On April 27th, a few hours before news broke that several of his top aides had been subpoenaed in joint federal and state investigations into his fundraising practices, Mayor Bill de Blasio summoned City Hall employees into the bullpen for what one staffer described as “the most depressing pep talk.”

“He said some of his closest aides have been unfairly targeted, and that it’s all political with no grounding in truth,” the source said, adding that de Blasio compared the investigations dogging his own administration to “how the Clinton administration was treated.”

“He told us that no one is going to thank him for ‘not being dead’ because the homicide rate is down and Vision Zero is working,” the source recounted. “He said we should put our heads down and focus on our good work. He told us that the media will never be on our side.”

To reinforce that final point, scores of City Hall staffers—some of whom have worked for Mayor de Blasio since he came into office—were recently asked to sign a confidentiality agreement. Another source who received the document from their superiors last Thursday said that they were told that all City Hall staff were expected to sign it immediately.

All of the sources Gothamist spoke to requested anonymity and asked that we not name the agencies they work for, for fear of being fired for speaking to reporters, something they say has happened recently after the administration began cracking down on leaks.

“I’ve never heard of anything like this,” one source told us after they received the document.

The letter sent to City Hall staffers last week (Gothamist)

The form itself references two subsections of the city charter that prohibit public servants from disclosing city business unless it involves “conduct which the public servant knows or reasonably believes to involve waste, inefficiency, corruption, criminal activity, or conflict of interest.”

City employees sign a similar document when they are hired, but one former city official who has worked under multiple administrations told us that “there’s no precedent I’ve ever heard of for a second signing like this.”

“Every City employee has to review all of the ethics rules and acknowledge that he or she has reviewed them when they first come on board—this includes Mayor's Office positions, and it has going back at least to Koch,” says the former city official, who asked to remain anonymous for fear of retribution.

“Periodically DOI and COIB remind people, and ask agencies to remind people, about them. But those usually came before the holidays and focused on gifts from vendors or subordinates. There was no focus on leaks.”

The former city official said that they could not remember a single employee who had been fired for leaking information to a reporter.

Karen Hinton, the mayor’s press secretary, declined to specifically comment on our copy of the letter because we refused to disclose its origin, but said that no staffer would be fired for passing it along to a reporter because it is a public document that could be obtained under the state’s Freedom of Information Law.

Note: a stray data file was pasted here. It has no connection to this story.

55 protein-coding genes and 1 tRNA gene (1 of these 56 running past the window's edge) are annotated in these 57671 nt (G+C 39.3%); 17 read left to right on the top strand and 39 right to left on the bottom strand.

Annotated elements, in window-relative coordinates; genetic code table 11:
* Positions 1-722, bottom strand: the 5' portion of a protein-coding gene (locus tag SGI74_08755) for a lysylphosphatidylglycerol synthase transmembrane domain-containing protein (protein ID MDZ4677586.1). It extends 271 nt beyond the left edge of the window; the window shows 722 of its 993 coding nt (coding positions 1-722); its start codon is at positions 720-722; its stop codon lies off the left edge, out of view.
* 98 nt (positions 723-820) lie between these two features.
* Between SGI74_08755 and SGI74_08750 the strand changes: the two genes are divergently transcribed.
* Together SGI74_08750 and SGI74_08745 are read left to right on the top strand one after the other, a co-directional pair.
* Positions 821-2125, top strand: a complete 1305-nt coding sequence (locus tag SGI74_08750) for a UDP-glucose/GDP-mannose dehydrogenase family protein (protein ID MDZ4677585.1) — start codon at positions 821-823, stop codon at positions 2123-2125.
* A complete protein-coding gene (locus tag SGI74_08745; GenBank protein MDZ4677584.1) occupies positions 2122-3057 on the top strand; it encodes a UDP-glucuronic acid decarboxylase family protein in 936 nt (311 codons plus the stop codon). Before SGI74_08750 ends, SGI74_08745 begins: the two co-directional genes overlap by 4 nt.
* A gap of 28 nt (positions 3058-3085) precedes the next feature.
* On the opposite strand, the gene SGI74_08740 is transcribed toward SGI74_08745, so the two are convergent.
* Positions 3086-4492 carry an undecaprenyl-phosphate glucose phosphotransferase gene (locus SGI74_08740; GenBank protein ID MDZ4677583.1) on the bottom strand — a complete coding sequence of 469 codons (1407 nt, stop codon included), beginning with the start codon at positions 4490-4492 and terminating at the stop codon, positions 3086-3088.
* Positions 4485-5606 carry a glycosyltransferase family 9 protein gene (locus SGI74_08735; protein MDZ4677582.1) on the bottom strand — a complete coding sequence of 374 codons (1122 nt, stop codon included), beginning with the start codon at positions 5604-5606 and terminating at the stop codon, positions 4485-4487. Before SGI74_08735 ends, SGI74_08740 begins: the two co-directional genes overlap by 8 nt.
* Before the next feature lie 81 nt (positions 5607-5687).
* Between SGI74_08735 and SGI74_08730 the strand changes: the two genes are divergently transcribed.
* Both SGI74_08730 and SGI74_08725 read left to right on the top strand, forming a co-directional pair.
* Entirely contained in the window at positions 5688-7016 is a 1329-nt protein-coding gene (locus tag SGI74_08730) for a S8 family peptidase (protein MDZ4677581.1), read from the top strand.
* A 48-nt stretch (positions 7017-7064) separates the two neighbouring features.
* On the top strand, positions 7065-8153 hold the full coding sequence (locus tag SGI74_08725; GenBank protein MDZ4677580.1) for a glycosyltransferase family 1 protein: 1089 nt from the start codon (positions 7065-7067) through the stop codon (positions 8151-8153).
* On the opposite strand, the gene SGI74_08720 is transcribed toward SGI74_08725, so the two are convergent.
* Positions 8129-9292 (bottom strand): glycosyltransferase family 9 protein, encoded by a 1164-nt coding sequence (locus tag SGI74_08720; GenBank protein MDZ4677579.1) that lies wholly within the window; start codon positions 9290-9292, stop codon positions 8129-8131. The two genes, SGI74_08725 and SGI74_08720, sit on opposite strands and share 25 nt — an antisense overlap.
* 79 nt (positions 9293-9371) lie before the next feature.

“All City employees sign a confidentiality agreement when they are hired and when they leave, as has been the case for many years,” Hinton said in a statement. “This is standard practice in both the public and private sectors. Reminders of these and other employment practices are periodically issued by agencies, as they determine to be helpful.”

Hinton would not say whether any members of the administration had been fired for leaking information to the press.

At a press conference on Thursday, Mayor de Blasio again suggested to reporters that the leaking of the State Elections Board report that spurred the investigations into his campaign fundraising practices was a political attack against him. The board employee who leaked the report to a Daily News reporter and a spokesperson for the Republicans in the State Senate had worked as a Republican staffer for 16 years; the author of the report was appointed by Governor Cuomo.

"It was leaked to a particular reporter. I think everyone in this room is a mature adult. I don’t think I need to fill in those blanks too much more," the mayor said. (The reporter in question was Ken Lovett, the Albany bureau chief for the Daily News.)

"Why did a certain reporter know of this confidential memo? Rather a crucial sacred concept—that, that was supposed to be kept confidential as a matter of law enforcement. Why did a reporter know about it? Why did it make its way to that reporter?"

[UPDATE // 6:00 PM] In a statement, Karen Hinton, the mayor's press secretary, says, "The Mayor’s office has not asked any city employees to sign a confidentiality memo beyond what they signed when hired or when they left the administration."

Asked to clarify the meaning of "Mayor's office," Hinton replied, "Anyone who works physically in City Hall."

With additional reporting from Max Rivlin-Nadler